Press for “no blame” language that, in an attempt to promote collaboration, prohibits or limits the client, contractor, designer and other parties to the project from filing claims against each other. Identify nonbinding mediation as the dispute resolution technique of choice. Clearly establish the compensation agreement for each party and define the incentive-based components in specific terms. If your regular attorney is not well versed in IPD you should likely seek the contract review services of a specialist in this area.

Liability and Insurance Breakthroughs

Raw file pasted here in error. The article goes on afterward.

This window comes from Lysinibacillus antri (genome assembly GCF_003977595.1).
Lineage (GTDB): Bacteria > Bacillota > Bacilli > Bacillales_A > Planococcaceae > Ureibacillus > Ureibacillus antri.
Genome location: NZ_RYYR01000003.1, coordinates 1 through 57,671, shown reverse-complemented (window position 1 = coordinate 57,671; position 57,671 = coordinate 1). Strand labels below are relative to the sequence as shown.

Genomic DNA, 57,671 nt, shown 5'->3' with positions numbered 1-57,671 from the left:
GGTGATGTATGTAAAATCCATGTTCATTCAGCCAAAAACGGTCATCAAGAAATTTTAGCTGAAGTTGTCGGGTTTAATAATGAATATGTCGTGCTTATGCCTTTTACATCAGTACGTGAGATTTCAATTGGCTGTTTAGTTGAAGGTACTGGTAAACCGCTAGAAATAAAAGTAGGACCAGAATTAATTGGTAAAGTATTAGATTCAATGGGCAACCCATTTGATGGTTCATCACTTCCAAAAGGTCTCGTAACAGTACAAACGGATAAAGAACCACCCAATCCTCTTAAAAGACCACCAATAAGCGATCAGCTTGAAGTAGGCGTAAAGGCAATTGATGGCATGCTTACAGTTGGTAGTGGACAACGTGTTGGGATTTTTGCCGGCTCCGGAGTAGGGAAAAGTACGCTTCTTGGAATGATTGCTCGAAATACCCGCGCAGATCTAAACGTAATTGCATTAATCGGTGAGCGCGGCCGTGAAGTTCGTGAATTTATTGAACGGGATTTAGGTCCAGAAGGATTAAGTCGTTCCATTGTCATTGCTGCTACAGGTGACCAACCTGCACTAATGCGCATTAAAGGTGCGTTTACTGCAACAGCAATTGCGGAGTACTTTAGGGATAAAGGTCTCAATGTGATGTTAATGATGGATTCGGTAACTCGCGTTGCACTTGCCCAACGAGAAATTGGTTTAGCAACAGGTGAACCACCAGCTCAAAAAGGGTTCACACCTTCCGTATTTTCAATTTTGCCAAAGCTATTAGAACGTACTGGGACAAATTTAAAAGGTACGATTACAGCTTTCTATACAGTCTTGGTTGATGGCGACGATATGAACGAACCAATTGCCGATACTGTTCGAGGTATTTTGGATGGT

One of the toughest challenges faced by early adapters of Integrated Project Delivery was finding insurance companies that could provide comprehensive coverage for the project team. Because of the collaborative approach, each team member faces the prospect to taking on additional liabilities not covered by their current insurance policies. Insurance companies, in turn, are not enthusiastic about design firms taking on construction liabilities, or, alternately, project owners and contractors assuming professional liabilities for design. There are just too many questions regarding the known and unknown liabilities and how judges, juries or arbitrators might rule on claims when multi-party contract provisions include extensive waivers of rights to file claims, unusual limitations on liabilities and nontraditional scopes of work.  Even insurers willing to try to put together comprehensive coverage for an IPD team often struggled with underwriting the risk, developing appropriate policy language and pricing the coverage.